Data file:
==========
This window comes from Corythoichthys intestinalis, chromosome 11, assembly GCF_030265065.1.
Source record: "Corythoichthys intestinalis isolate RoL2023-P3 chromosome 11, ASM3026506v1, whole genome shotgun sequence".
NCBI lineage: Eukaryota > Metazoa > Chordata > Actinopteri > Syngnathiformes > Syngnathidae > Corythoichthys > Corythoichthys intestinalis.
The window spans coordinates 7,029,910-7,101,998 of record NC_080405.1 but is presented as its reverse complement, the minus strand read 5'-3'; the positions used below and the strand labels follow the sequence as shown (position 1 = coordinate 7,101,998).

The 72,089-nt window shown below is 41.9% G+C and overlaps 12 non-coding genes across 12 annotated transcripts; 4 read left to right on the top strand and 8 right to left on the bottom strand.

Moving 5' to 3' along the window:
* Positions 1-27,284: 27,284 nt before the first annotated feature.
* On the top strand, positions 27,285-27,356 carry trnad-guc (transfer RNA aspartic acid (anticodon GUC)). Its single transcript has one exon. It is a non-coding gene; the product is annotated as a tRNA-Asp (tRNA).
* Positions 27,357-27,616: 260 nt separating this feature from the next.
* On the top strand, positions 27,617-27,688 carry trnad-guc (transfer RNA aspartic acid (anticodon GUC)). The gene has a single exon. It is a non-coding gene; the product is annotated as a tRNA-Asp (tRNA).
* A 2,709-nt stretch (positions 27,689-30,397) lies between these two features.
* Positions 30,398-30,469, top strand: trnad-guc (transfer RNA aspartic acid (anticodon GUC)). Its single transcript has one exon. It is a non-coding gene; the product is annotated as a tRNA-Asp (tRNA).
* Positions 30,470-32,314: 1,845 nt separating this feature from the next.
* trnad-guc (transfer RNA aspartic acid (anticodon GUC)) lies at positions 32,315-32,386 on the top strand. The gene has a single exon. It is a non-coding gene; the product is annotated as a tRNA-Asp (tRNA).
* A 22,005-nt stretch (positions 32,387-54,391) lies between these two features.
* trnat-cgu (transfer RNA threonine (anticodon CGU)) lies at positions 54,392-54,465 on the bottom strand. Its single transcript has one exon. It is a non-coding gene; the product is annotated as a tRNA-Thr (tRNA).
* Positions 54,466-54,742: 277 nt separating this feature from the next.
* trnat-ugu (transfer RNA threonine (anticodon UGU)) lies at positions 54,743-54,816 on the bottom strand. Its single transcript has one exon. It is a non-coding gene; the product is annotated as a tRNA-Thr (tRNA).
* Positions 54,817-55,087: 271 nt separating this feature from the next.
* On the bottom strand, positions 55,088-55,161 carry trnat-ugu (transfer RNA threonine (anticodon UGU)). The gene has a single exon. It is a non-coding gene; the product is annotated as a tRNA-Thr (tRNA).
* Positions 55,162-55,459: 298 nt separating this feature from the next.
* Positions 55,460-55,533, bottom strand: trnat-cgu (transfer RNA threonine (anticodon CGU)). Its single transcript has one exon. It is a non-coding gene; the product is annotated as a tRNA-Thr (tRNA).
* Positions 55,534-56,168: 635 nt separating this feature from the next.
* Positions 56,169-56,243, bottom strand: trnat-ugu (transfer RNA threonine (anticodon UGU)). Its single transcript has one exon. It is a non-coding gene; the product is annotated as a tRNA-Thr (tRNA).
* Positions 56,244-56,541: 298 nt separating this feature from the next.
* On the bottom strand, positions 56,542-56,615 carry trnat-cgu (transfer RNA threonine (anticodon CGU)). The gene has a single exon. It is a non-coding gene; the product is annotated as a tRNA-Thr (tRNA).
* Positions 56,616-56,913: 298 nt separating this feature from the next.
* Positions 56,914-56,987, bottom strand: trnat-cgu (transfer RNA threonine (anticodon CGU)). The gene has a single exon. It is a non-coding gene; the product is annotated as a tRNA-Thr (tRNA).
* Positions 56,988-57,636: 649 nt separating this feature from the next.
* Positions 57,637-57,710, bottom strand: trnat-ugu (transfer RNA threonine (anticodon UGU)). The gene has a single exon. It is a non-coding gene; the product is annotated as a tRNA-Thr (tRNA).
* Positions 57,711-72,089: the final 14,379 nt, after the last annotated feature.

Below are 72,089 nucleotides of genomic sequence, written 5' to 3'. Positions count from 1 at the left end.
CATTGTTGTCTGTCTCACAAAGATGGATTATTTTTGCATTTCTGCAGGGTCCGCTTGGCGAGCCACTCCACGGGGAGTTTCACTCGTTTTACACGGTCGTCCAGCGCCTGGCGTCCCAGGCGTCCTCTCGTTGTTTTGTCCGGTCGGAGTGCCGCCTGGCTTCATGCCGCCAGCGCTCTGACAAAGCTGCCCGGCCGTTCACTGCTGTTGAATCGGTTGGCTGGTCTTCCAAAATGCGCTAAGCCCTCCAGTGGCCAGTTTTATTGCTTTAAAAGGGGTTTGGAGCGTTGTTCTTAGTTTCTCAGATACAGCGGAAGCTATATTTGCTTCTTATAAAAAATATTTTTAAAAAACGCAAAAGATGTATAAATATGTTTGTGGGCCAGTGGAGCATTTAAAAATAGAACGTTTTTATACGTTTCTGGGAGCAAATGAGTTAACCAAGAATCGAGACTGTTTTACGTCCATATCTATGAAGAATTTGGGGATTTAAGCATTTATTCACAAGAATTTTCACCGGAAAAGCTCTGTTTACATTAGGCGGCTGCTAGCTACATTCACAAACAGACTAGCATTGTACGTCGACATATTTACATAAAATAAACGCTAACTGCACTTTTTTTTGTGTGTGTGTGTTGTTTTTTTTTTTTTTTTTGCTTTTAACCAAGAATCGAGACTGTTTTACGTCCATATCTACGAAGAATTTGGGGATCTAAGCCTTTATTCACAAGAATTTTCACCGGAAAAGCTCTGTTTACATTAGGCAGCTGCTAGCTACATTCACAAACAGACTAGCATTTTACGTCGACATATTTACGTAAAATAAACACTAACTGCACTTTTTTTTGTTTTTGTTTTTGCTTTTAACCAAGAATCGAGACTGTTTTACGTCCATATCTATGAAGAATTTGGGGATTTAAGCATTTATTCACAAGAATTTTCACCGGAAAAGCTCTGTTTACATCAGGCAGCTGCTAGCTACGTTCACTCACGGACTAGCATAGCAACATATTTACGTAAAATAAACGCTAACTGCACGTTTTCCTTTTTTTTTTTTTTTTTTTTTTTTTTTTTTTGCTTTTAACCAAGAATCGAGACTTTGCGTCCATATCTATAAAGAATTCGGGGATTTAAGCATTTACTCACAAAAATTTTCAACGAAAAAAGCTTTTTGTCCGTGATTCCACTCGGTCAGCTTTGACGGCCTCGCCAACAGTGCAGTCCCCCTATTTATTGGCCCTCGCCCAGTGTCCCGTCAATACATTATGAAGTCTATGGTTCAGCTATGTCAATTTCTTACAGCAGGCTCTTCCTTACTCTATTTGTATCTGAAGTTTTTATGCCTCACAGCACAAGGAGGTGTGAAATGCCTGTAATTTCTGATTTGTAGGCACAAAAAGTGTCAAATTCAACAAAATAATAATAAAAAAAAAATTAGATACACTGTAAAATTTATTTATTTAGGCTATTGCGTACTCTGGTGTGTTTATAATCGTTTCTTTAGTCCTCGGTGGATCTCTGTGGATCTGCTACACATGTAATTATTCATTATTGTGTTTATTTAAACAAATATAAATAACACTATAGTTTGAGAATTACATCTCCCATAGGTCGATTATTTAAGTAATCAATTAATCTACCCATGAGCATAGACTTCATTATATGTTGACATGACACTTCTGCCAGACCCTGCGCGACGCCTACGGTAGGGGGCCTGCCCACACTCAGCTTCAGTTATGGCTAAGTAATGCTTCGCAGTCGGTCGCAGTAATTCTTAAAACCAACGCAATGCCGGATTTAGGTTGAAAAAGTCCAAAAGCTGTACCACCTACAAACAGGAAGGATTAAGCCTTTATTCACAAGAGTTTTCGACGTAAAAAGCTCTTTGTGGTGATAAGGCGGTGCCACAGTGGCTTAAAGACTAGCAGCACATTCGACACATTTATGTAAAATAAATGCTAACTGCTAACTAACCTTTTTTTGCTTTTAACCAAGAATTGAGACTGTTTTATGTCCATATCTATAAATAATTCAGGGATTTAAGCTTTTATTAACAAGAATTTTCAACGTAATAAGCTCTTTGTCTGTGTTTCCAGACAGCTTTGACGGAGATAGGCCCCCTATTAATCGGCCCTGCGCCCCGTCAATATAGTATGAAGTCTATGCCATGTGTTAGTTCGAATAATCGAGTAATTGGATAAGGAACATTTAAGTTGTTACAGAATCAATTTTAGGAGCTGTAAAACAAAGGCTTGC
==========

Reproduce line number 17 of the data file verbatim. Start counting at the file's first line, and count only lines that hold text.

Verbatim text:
* Positions 54,466-54,742: 277 nt separating this feature from the next.